Firefighters save wildlife from fires in S. Sumatra

Firefighters save wildlife from fires in S. Sumatra

19 September 2011

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Indonesia — Dozens of elephants and various other wildlife species are reported to have been spared from forest fires, which have been decreasing since the launch of cloud-seeding.

“The wildlife habitat in the animal conservation area is still safe as of now, as firefighters were able to put out the fire that suddenly appeared and spread to the wildlife area,” South Sumatra Natural Resources Conservation Center (BKSDA) head Dwi Setyono said on Friday.

The firefighters were reported to have managed to extinguish the fires from spreading in a number of spots, including the Padang Sugihan wildlife conservation area in Riding 3 village, Pangkalan Lampam, Ogan Komering Ilir (OKI).

Dwi said it was no easy task to reach the fire locations, deep inside the forest.

Efforts by the Manggala Agni fire-fighting team to reach the area by fire truck had failed so they decided to connect hundreds of meters of water hoses and use pumps to put out the fire.

“We are not only putting out the fire but also preventing the conservation forest from burning,” said Dwi.

“We have yet to receive reports on damaged habitat,” he said.

The Air Sugihan Sebokor conservation forest was also reported to have been spared from fire as unlike the Padang Sugihan forest in OKI it is not located near production forest.

However, the fire-fighting team remains alert and is conducting patrols as an anticipatory measure.

South Sumatra’s conservation forests, spanning a total of 256,000 hectares, consist of tourism forest and wildlife sanctuaries.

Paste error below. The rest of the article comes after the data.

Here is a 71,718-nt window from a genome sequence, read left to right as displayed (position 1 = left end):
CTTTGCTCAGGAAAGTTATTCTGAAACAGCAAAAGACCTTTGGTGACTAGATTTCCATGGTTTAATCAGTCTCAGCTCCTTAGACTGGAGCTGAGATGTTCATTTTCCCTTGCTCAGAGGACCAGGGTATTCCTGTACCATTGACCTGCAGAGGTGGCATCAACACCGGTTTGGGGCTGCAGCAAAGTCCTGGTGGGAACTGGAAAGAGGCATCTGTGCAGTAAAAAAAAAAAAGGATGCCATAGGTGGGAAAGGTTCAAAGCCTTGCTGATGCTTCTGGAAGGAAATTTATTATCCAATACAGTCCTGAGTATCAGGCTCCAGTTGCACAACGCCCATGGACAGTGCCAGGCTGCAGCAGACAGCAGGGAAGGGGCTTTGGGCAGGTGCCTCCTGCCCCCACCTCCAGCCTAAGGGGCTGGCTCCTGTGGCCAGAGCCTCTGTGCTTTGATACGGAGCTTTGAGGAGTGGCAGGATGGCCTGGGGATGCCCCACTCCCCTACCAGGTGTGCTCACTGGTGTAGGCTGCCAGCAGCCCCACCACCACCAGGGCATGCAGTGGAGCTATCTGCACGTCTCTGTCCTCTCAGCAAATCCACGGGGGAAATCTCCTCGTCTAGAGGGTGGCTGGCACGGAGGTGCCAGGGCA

The Air Sugihan Sebokor conservation area preserves animals deemed at risk of extinction.

It is home to various animals, including elephants, deer, wild boars, crocodiles, bears and snakes.

South Sumatra’s Forestry Office’s Forest and Peatland Fire Control division head Ahmad Taufik said that based on satellite images, no hot-spots were detected in South Sumatra as of Thursday night, compared to a day earlier with 36 hot-spots.

According to Taufik, the number of hot-spots has further dropped since cloud-seeding was conducted on Sept. 12.

In Jambi, the long dry season has affected 400 hectares of farmland, mostly consisting of paddy fields.

Jambi City Agriculture, Livestock, Fishery and Forestry Office head Harlik said many farmers would suffer harvest failures.

The paddy fields are located in four districts in Jambi city — Danau Teluk, Pelayangan, Telanaipura and East Jambi.

Harlik said his office could not do anything much to overcome the problem, adding his office had provided seedlings to farmers before the dry season. He said his office would provide pumps to irrigate the fields if residents found water sources.

“We cannot do much if no water source is found and we can only hope for rain to fall,” he said.

He acknowledged that the current drought was cause for grave concern, and feared that many farmers would suffer harvest failures and huge losses if rain failed to arrive in the next two or three days.

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